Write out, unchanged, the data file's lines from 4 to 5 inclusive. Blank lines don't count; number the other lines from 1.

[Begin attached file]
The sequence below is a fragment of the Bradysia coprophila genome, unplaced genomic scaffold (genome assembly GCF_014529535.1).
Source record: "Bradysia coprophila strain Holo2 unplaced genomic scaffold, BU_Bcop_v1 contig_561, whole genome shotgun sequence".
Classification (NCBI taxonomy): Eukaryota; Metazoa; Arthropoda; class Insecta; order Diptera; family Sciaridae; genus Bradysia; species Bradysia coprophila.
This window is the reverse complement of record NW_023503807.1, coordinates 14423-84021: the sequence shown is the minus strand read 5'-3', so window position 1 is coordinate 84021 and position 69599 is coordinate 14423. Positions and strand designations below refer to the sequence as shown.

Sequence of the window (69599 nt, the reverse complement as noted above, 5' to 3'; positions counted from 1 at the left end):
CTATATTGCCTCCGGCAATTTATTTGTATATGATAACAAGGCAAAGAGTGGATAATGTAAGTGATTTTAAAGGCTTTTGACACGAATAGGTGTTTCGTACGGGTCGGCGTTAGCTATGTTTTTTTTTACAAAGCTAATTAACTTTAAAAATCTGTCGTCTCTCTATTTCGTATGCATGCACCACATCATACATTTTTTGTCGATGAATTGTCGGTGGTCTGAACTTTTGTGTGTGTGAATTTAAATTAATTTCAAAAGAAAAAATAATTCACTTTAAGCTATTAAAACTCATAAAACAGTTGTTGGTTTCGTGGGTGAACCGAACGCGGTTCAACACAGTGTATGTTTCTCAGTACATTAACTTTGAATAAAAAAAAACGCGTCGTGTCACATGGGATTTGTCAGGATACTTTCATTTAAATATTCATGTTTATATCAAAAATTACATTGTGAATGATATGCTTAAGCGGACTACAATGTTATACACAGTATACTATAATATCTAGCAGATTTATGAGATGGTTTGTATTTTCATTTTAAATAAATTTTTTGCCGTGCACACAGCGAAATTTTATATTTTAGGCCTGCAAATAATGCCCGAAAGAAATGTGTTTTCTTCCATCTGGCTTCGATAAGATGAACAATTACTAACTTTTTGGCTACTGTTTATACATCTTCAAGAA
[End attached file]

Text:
This window is the reverse complement of record NW_023503807.1, coordinates 14423-84021: the sequence shown is the minus strand read 5'-3', so window position 1 is coordinate 84021 and position 69599 is coordinate 14423. Positions and strand designations below refer to the sequence as shown.

Sequence of the window (69599 nt, the reverse complement as noted above, 5' to 3'; positions counted from 1 at the left end):